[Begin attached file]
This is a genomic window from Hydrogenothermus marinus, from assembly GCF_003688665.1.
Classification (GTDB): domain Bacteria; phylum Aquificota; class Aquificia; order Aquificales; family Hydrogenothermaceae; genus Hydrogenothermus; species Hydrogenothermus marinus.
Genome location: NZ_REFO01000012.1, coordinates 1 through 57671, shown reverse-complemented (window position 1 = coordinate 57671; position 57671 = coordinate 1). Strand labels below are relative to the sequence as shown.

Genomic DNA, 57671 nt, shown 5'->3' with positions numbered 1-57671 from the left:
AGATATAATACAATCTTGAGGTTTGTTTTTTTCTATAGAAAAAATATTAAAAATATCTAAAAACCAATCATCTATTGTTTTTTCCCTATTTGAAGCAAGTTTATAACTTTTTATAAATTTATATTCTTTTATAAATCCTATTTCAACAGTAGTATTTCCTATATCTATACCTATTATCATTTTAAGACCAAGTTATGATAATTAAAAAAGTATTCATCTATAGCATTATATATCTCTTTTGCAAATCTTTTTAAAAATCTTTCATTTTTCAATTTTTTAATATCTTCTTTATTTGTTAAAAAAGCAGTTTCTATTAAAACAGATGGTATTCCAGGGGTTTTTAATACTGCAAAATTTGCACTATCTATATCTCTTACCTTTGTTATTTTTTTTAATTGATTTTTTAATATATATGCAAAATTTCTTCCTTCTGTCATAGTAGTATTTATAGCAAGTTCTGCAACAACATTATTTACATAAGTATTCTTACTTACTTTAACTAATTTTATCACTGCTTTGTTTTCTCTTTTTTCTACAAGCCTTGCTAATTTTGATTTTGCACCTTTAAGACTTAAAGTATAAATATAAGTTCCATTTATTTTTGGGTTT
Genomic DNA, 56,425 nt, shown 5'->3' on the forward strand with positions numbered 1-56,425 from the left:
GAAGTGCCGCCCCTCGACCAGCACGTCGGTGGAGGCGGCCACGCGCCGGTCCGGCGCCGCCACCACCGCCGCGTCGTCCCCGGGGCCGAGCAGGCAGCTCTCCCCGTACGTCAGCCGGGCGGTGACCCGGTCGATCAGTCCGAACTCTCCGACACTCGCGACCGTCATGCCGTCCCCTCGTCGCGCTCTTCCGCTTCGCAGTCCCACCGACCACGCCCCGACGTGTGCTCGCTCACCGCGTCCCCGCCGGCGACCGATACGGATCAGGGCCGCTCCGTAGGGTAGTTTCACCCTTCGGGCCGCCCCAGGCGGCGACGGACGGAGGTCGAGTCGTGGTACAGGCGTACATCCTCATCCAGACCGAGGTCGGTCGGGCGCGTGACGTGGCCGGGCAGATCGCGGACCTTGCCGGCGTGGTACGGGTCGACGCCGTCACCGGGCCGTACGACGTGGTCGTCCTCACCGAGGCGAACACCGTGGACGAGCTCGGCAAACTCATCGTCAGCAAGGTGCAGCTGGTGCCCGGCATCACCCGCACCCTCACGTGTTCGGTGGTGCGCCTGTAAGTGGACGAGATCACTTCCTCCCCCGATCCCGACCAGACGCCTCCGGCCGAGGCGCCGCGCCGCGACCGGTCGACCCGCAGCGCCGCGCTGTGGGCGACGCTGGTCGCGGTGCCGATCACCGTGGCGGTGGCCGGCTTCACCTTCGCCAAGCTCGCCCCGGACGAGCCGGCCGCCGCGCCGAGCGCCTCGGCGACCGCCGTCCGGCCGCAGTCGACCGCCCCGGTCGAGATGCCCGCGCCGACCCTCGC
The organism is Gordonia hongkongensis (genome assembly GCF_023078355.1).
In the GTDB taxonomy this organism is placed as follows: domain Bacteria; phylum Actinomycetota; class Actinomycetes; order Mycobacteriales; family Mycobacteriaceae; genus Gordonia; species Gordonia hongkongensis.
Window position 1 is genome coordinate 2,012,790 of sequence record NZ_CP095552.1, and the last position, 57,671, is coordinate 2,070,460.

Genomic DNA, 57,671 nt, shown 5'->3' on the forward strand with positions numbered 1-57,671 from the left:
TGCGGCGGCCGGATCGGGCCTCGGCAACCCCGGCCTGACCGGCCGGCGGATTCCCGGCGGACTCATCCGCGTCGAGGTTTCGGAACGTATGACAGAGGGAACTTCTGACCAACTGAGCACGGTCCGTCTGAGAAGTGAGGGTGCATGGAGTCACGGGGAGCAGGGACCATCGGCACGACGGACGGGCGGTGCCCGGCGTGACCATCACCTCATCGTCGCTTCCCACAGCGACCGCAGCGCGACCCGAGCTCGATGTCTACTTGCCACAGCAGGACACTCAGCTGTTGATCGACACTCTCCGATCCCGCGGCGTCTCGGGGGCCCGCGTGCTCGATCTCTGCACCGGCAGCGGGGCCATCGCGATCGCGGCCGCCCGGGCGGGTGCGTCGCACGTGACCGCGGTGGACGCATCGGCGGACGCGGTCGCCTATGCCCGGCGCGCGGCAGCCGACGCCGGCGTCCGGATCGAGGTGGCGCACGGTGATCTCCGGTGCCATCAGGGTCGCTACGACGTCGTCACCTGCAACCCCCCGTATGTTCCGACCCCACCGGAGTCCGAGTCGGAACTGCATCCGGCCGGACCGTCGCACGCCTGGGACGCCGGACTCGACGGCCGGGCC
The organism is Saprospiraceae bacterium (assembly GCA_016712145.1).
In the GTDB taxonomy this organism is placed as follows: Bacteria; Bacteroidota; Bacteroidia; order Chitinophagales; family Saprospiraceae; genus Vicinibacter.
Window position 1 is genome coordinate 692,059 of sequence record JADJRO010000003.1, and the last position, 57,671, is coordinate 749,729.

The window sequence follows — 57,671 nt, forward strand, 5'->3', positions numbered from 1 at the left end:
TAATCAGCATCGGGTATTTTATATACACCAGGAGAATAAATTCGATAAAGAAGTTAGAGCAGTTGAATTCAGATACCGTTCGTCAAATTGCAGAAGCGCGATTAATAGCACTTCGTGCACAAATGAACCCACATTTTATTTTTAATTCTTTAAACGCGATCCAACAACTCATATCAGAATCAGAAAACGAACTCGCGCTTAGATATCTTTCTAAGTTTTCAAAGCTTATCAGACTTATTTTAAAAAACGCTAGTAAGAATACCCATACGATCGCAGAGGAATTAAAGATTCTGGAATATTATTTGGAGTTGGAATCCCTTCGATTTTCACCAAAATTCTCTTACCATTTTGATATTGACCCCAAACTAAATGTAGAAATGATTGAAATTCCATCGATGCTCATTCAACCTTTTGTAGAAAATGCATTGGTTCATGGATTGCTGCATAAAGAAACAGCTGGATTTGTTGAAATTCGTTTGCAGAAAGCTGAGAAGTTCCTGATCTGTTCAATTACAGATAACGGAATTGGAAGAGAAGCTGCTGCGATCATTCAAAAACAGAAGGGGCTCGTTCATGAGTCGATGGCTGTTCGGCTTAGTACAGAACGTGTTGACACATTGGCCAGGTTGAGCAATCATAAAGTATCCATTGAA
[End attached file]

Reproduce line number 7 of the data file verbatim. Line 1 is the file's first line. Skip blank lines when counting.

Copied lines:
GAAGTGCCGCCCCTCGACCAGCACGTCGGTGGAGGCGGCCACGCGCCGGTCCGGCGCCGCCACCACCGCCGCGTCGTCCCCGGGGCCGAGCAGGCAGCTCTCCCCGTACGTCAGCCGGGCGGTGACCCGGTCGATCAGTCCGAACTCTCCGACACTCGCGACCGTCATGCCGTCCCCTCGTCGCGCTCTTCCGCTTCGCAGTCCCACCGACCACGCCCCGACGTGTGCTCGCTCACCGCGTCCCCGCCGGCGACCGATACGGATCAGGGCCGCTCCGTAGGGTAGTTTCACCCTTCGGGCCGCCCCAGGCGGCGACGGACGGAGGTCGAGTCGTGGTACAGGCGTACATCCTCATCCAGACCGAGGTCGGTCGGGCGCGTGACGTGGCCGGGCAGATCGCGGACCTTGCCGGCGTGGTACGGGTCGACGCCGTCACCGGGCCGTACGACGTGGTCGTCCTCACCGAGGCGAACACCGTGGACGAGCTCGGCAAACTCATCGTCAGCAAGGTGCAGCTGGTGCCCGGCATCACCCGCACCCTCACGTGTTCGGTGGTGCGCCTGTAAGTGGACGAGATCACTTCCTCCCCCGATCCCGACCAGACGCCTCCGGCCGAGGCGCCGCGCCGCGACCGGTCGACCCGCAGCGCCGCGCTGTGGGCGACGCTGGTCGCGGTGCCGATCACCGTGGCGGTGGCCGGCTTCACCTTCGCCAAGCTCGCCCCGGACGAGCCGGCCGCCGCGCCGAGCGCCTCGGCGACCGCCGTCCGGCCGCAGTCGACCGCCCCGGTCGAGATGCCCGCGCCGACCCTCGC